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Does high creatinine level indicate kidney damage?

Q: My 61 years old father had falciparum malaria followed by acute renal failure. He was hospitalised for 10 days and one and a half month after discharge, his creatinine level is 1.9 mg/dl. The doctor said that my father is fine and does not need further treatment. However, when we consulted another doctor, he told us that my father’s kidneys might get damaged because of high creatinine level. What should we do?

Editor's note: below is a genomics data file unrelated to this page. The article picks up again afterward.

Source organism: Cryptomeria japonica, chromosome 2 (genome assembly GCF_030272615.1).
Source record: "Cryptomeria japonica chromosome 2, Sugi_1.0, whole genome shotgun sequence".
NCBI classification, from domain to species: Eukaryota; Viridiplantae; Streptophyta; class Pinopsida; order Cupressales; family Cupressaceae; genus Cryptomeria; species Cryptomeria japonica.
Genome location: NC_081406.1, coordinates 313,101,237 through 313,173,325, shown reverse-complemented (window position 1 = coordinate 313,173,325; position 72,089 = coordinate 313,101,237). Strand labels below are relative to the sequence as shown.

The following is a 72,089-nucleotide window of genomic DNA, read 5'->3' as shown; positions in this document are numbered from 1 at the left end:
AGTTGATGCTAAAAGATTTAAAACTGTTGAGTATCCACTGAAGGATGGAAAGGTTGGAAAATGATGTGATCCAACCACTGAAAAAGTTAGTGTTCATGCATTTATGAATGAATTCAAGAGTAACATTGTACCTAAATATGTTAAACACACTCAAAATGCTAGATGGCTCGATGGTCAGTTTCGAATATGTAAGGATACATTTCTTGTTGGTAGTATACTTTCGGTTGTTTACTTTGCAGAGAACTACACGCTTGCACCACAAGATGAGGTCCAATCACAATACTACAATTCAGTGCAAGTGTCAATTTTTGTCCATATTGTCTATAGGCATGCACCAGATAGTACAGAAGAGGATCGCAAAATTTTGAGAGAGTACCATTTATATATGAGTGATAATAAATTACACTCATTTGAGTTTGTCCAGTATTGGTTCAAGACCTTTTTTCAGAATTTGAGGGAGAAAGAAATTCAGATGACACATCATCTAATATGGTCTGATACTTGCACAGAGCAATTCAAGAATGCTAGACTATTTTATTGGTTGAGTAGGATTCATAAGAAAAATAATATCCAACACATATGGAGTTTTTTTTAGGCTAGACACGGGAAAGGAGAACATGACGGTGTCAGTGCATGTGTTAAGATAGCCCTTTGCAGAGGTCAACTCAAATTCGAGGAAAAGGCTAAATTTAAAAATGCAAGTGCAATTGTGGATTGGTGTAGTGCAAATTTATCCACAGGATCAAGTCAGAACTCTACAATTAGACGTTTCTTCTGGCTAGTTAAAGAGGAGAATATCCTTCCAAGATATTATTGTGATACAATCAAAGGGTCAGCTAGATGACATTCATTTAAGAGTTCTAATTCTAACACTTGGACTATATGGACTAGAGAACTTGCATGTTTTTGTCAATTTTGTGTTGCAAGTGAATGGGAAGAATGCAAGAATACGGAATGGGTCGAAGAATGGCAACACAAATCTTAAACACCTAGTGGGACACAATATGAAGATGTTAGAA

A:Elevated creatinine level reflects underlying kidney damage/injury, described as acute if it happened over period of few days to weeks as might be in the above case following the episode of malaria, or chronic if it remains elevated for more than 3 months. As part of the work-up to find the cause, one would need to review his urine tests for any signs of protein leakage which is a sign of chronic kidney damage (called chronic kidney disease) and kidney ultrasound to study the size of kidneys. If his serum creatinine was normal prior to malaria illness, then there is a possibility of exposure to a potential kidney toxic medications or severe dehydration impairing the kidney function which takes several weeks to recover. I would recommend close follow-up of his kidney function (namely following serum creatinine level) over next few weeks while avoiding exposure to any potential kidney toxic agents including daily continuos intake of common pain medications like Voveran and Nimulid.


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